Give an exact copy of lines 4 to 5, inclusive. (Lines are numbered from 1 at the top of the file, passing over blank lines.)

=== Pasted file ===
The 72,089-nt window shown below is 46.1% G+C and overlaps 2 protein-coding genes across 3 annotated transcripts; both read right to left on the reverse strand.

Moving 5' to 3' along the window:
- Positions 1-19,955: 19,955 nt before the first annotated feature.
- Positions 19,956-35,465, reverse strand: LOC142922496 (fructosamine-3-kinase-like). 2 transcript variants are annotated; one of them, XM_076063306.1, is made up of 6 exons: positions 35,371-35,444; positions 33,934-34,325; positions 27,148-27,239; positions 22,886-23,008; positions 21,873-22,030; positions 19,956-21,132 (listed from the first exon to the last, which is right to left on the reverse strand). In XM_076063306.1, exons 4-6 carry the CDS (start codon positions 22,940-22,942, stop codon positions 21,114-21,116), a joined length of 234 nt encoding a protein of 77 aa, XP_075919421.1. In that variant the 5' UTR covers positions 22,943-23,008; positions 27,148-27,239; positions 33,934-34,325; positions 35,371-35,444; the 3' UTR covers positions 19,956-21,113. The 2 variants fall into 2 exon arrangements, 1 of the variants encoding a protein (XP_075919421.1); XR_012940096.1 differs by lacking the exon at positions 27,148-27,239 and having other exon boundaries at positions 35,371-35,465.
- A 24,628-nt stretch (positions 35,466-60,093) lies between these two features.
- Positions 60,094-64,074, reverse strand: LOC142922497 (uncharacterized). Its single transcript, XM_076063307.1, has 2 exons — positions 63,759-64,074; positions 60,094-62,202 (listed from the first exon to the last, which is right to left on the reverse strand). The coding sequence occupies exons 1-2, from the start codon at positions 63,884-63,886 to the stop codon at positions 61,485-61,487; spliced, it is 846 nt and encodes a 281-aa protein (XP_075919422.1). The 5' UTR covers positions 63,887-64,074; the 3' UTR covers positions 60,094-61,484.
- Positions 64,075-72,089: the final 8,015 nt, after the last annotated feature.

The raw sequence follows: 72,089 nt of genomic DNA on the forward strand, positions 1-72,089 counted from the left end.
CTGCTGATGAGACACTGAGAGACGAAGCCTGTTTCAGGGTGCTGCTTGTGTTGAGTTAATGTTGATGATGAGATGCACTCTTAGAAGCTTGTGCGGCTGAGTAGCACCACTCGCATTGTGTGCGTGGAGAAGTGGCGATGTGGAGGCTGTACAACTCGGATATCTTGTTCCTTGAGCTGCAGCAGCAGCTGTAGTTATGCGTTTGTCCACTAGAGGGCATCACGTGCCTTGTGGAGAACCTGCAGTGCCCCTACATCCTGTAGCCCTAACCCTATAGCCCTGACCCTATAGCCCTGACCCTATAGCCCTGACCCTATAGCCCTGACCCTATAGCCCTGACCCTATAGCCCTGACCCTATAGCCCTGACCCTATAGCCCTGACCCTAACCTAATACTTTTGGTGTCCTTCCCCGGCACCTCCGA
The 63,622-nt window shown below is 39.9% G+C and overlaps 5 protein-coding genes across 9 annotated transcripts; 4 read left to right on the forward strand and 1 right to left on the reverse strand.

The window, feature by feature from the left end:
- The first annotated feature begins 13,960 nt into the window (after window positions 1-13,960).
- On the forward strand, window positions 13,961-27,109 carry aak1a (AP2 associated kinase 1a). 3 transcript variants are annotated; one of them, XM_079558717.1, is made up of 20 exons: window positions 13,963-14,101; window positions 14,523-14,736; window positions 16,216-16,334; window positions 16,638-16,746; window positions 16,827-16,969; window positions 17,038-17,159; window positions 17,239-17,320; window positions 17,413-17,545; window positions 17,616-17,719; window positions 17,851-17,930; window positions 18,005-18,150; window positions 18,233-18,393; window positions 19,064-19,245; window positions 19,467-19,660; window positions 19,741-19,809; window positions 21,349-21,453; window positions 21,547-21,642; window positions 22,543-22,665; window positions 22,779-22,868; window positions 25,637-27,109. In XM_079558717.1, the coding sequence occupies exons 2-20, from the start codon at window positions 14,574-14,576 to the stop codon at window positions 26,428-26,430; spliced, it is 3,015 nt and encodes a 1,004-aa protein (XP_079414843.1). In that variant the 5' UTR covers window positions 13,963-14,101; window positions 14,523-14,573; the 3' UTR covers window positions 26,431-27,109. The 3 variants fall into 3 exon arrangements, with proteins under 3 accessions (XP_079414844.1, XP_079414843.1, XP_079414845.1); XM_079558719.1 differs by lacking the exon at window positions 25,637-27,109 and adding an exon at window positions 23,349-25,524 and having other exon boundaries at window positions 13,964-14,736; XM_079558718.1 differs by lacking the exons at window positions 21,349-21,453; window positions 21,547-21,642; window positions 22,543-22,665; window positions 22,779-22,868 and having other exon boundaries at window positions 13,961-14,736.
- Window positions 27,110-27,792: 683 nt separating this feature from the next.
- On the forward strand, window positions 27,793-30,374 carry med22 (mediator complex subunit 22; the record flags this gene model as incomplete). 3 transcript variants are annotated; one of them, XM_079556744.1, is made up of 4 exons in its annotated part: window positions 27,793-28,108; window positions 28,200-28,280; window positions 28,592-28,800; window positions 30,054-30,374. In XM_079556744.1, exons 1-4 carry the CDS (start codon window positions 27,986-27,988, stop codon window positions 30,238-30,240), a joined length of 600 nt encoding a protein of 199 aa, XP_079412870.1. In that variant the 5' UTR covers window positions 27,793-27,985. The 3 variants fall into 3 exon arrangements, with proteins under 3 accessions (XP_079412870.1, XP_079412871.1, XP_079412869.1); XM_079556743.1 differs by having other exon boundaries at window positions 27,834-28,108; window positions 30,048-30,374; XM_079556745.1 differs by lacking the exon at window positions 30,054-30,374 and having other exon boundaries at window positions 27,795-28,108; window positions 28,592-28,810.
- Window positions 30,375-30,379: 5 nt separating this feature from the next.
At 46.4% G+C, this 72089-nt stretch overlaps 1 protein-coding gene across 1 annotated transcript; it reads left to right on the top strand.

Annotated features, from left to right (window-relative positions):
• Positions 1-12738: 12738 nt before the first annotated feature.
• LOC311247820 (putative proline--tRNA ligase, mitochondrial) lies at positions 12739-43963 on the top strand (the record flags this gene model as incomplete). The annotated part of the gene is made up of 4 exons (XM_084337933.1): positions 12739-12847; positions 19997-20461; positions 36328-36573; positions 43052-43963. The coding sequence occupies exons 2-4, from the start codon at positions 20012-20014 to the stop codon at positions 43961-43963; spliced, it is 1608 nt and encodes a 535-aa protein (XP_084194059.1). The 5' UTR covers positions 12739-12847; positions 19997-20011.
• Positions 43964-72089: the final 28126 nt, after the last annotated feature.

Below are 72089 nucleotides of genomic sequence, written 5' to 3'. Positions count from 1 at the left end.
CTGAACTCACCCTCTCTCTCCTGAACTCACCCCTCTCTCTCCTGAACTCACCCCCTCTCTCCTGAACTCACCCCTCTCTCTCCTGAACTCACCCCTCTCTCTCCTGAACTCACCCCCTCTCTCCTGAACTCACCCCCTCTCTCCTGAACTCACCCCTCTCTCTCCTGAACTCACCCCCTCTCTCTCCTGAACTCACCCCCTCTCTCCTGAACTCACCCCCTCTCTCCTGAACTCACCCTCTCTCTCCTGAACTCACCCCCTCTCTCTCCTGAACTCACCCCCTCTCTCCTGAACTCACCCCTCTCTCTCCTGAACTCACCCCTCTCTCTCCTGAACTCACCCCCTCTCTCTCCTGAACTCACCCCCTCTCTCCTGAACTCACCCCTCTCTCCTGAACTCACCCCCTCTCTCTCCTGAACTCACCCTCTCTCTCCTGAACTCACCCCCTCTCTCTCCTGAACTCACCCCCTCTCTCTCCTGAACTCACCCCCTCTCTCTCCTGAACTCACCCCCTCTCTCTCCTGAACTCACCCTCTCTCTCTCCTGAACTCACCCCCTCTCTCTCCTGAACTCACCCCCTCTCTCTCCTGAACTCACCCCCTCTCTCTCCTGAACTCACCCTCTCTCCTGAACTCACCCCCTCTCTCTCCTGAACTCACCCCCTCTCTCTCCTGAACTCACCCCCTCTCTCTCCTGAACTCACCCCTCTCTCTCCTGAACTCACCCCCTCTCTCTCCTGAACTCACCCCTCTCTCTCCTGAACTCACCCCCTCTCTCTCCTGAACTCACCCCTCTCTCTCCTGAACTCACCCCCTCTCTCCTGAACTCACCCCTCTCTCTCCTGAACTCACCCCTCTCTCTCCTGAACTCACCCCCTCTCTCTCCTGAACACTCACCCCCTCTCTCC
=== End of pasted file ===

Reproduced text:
- Positions 19,956-35,465, reverse strand: LOC142922496 (fructosamine-3-kinase-like). 2 transcript variants are annotated; one of them, XM_076063306.1, is made up of 6 exons: positions 35,371-35,444; positions 33,934-34,325; positions 27,148-27,239; positions 22,886-23,008; positions 21,873-22,030; positions 19,956-21,132 (listed from the first exon to the last, which is right to left on the reverse strand). In XM_076063306.1, exons 4-6 carry the CDS (start codon positions 22,940-22,942, stop codon positions 21,114-21,116), a joined length of 234 nt encoding a protein of 77 aa, XP_075919421.1. In that variant the 5' UTR covers positions 22,943-23,008; positions 27,148-27,239; positions 33,934-34,325; positions 35,371-35,444; the 3' UTR covers positions 19,956-21,113. The 2 variants fall into 2 exon arrangements, 1 of the variants encoding a protein (XP_075919421.1); XR_012940096.1 differs by lacking the exon at positions 27,148-27,239 and having other exon boundaries at positions 35,371-35,465.
- A 24,628-nt stretch (positions 35,466-60,093) lies between these two features.